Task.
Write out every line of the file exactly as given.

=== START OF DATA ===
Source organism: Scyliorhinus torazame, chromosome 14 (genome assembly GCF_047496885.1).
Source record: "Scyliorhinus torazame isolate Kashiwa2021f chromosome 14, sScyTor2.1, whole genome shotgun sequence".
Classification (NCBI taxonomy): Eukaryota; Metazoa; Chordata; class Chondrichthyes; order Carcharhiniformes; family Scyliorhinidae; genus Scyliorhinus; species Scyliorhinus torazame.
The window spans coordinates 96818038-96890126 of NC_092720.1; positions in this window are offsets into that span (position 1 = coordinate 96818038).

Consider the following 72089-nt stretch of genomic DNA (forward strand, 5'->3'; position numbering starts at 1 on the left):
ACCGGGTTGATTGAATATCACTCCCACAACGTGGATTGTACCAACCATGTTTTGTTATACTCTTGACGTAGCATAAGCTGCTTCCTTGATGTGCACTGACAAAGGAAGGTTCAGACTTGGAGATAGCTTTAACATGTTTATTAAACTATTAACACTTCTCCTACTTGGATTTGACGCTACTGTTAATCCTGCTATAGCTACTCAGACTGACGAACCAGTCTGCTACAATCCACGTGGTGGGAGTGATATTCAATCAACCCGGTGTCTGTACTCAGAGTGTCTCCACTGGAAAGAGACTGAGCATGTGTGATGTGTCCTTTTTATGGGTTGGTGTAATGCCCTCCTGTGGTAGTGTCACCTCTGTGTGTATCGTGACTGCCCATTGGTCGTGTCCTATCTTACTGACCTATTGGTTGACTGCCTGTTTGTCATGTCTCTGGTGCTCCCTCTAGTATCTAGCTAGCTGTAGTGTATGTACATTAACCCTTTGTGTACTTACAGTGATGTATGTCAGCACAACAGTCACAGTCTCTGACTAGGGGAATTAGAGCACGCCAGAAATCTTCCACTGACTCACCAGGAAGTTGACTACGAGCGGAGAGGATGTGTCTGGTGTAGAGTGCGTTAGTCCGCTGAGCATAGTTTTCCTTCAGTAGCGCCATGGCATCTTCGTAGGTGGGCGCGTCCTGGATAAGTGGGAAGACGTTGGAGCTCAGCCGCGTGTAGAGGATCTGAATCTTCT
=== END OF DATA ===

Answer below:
Source organism: Scyliorhinus torazame, chromosome 14 (genome assembly GCF_047496885.1).
Source record: "Scyliorhinus torazame isolate Kashiwa2021f chromosome 14, sScyTor2.1, whole genome shotgun sequence".
Classification (NCBI taxonomy): Eukaryota; Metazoa; Chordata; class Chondrichthyes; order Carcharhiniformes; family Scyliorhinidae; genus Scyliorhinus; species Scyliorhinus torazame.
The window spans coordinates 96818038-96890126 of NC_092720.1; positions in this window are offsets into that span (position 1 = coordinate 96818038).

Consider the following 72089-nt stretch of genomic DNA (forward strand, 5'->3'; position numbering starts at 1 on the left):
ACCGGGTTGATTGAATATCACTCCCACAACGTGGATTGTACCAACCATGTTTTGTTATACTCTTGACGTAGCATAAGCTGCTTCCTTGATGTGCACTGACAAAGGAAGGTTCAGACTTGGAGATAGCTTTAACATGTTTATTAAACTATTAACACTTCTCCTACTTGGATTTGACGCTACTGTTAATCCTGCTATAGCTACTCAGACTGACGAACCAGTCTGCTACAATCCACGTGGTGGGAGTGATATTCAATCAACCCGGTGTCTGTACTCAGAGTGTCTCCACTGGAAAGAGACTGAGCATGTGTGATGTGTCCTTTTTATGGGTTGGTGTAATGCCCTCCTGTGGTAGTGTCACCTCTGTGTGTATCGTGACTGCCCATTGGTCGTGTCCTATCTTACTGACCTATTGGTTGACTGCCTGTTTGTCATGTCTCTGGTGCTCCCTCTAGTATCTAGCTAGCTGTAGTGTATGTACATTAACCCTTTGTGTACTTACAGTGATGTATGTCAGCACAACAGTCACAGTCTCTGACTAGGGGAATTAGAGCACGCCAGAAATCTTCCACTGACTCACCAGGAAGTTGACTACGAGCGGAGAGGATGTGTCTGGTGTAGAGTGCGTTAGTCCGCTGAGCATAGTTTTCCTTCAGTAGCGCCATGGCATCTTCGTAGGTGGGCGCGTCCTGGATAAGTGGGAAGACGTTGGAGCTCAGCCGCGTGTAGAGGATCTGAATCTTCT